Conditional row in table with two options

This may be a stupid question, but I can’t figure out why the first option works as intended and the second option doesn’t.

The idea is that this table row does not show if the field contains “Belgium” or “België”. It seems to work with one option, but not with two options (with an “or”)

This works:

|| {#party1^country: #party1^country} || {#party1^country != “belgium”}

This doesn’t work:

|| {#party1^country: #party1^country} || {#party1^country != “belgium” or “belgie”}

See Writing conditions – Help, at the end of the page, re. the “short-circuiting of conditions”.

You’re bumping into a problem that many lawyers are bumping into.

If you say a != b or c then this could be interpreted as

  • a is not equal to (either b or c)
  • (a is not equal to b) or ( c exists )

As a human, you think about the first option. The software, however, applies the second option. It’s a bit similar to the age-old problem of math: is 5 * 4 + 3 equal to 5 * (4 + 3), or (5 * 4) + 3?

Parentheses will solve the problem!

I still don’t get how I should use the parentheses after reading the help-page.

I would assume that I need to do this, but that gives an error.

{#party1^country != (“belgium” or “belgie”)}

Formally speaking, you’re comparing apples with oranges: from the software’s perspective you’re asking:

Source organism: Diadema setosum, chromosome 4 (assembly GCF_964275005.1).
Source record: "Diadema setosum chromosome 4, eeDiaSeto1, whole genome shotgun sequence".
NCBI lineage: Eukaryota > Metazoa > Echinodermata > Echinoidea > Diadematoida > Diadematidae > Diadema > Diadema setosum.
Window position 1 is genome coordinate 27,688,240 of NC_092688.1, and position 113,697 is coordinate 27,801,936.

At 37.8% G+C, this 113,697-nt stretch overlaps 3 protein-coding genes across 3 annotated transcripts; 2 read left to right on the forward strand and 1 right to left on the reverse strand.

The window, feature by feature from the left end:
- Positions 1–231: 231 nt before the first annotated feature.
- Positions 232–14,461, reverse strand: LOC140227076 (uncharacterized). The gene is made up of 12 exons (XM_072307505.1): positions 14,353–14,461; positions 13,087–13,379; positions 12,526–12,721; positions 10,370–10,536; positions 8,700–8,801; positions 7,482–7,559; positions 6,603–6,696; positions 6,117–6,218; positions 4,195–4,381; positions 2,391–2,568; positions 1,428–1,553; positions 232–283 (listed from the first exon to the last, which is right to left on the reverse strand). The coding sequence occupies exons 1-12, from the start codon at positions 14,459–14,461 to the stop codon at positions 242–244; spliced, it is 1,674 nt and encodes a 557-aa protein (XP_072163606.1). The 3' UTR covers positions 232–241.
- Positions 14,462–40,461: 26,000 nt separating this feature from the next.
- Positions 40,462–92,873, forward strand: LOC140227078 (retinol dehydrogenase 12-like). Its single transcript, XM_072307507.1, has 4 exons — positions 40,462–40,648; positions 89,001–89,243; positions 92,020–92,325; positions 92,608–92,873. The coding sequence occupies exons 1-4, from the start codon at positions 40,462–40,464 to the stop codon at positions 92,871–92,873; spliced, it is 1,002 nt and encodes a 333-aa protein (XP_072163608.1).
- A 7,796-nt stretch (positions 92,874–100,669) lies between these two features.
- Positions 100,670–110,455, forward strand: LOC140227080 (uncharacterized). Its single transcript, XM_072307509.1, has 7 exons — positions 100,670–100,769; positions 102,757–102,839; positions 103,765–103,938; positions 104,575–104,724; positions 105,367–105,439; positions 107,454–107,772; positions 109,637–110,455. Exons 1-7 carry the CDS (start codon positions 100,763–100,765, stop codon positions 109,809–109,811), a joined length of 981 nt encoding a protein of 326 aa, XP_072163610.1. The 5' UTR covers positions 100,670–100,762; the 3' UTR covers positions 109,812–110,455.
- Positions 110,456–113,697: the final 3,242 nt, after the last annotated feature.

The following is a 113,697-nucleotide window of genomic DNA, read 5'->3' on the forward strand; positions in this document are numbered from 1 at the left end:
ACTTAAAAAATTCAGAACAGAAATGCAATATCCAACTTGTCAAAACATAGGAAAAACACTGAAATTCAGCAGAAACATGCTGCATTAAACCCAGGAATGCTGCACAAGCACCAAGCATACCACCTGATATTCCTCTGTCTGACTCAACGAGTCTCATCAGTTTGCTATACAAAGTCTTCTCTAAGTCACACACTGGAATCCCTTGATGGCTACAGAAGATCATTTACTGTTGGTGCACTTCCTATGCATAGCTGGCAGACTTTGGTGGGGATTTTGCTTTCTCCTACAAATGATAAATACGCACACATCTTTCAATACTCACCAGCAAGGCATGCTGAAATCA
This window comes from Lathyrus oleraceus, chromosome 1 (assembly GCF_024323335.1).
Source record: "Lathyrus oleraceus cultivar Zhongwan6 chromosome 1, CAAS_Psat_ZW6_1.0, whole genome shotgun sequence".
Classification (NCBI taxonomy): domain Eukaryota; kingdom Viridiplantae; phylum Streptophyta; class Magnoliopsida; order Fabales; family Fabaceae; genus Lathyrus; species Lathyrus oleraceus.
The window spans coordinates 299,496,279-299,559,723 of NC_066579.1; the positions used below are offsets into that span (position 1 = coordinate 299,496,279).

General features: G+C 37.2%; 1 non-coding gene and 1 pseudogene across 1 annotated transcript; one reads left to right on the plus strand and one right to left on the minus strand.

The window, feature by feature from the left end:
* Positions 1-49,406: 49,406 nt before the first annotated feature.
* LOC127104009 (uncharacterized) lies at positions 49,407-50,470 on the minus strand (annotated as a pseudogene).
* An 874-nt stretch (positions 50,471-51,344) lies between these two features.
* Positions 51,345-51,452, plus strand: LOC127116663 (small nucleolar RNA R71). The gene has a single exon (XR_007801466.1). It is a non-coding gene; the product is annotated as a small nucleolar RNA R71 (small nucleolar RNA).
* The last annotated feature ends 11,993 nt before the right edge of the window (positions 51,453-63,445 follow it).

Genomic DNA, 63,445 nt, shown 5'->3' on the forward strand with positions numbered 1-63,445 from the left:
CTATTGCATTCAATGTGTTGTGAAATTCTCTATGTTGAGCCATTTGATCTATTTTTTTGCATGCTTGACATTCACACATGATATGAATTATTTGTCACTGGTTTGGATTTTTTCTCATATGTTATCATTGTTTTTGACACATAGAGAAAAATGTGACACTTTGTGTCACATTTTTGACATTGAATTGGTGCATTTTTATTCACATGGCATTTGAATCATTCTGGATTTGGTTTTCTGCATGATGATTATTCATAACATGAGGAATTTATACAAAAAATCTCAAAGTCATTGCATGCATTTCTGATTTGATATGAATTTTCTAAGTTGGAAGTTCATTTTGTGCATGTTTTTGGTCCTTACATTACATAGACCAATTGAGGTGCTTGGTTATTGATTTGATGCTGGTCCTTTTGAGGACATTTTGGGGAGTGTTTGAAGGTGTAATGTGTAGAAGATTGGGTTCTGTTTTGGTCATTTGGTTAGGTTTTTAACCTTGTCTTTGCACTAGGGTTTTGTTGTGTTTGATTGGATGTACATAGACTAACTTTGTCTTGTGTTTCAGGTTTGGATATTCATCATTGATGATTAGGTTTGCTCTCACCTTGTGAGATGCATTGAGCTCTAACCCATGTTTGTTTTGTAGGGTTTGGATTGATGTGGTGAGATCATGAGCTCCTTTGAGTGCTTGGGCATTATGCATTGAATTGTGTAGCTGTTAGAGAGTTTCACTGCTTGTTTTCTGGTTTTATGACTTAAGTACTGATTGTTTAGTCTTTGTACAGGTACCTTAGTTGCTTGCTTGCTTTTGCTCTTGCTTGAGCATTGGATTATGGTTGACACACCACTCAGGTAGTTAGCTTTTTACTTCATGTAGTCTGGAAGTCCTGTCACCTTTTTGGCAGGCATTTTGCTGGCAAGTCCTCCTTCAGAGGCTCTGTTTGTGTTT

“Is the piece of text regarding the country equal to true/false?”

Which of course does not make sense, because you’re comparing text to true/false.

The way software analyses your clause, is to

  • first split your expression into two parts, split at the equals-sign
  • the left side results in a piece of text
  • the right side asks “is either the text “belgium” or the text “belgium” longer than 0 characters?” → if so, then result in true, if not then result in false. Obviously the answer is “true”.

This may sound strange, but that’s how the software looks at it. (Clause9 is absolutely not unique in this regard: all programming languages, and software such as Excel, applies the same perspective, with only some small differences.)

Possible solutions:

  • {(#party1^country != “belgium”) AND (#party1^country != “belgie”)}
  • {not(#party1^country = “belgium”) OR (#party1^country = “belgie”))}
  • {not(#party1^country in @list(“belgium”, “belgie”))}

Even though this is a very standard way of approaching this so-called “boolean logic”, we are very aware of how difficult it is for lawyers to wrap their heads around this. That’s why we explain this in detail at Examples of conditions – Help and Writing conditions – Help, with many concrete examples.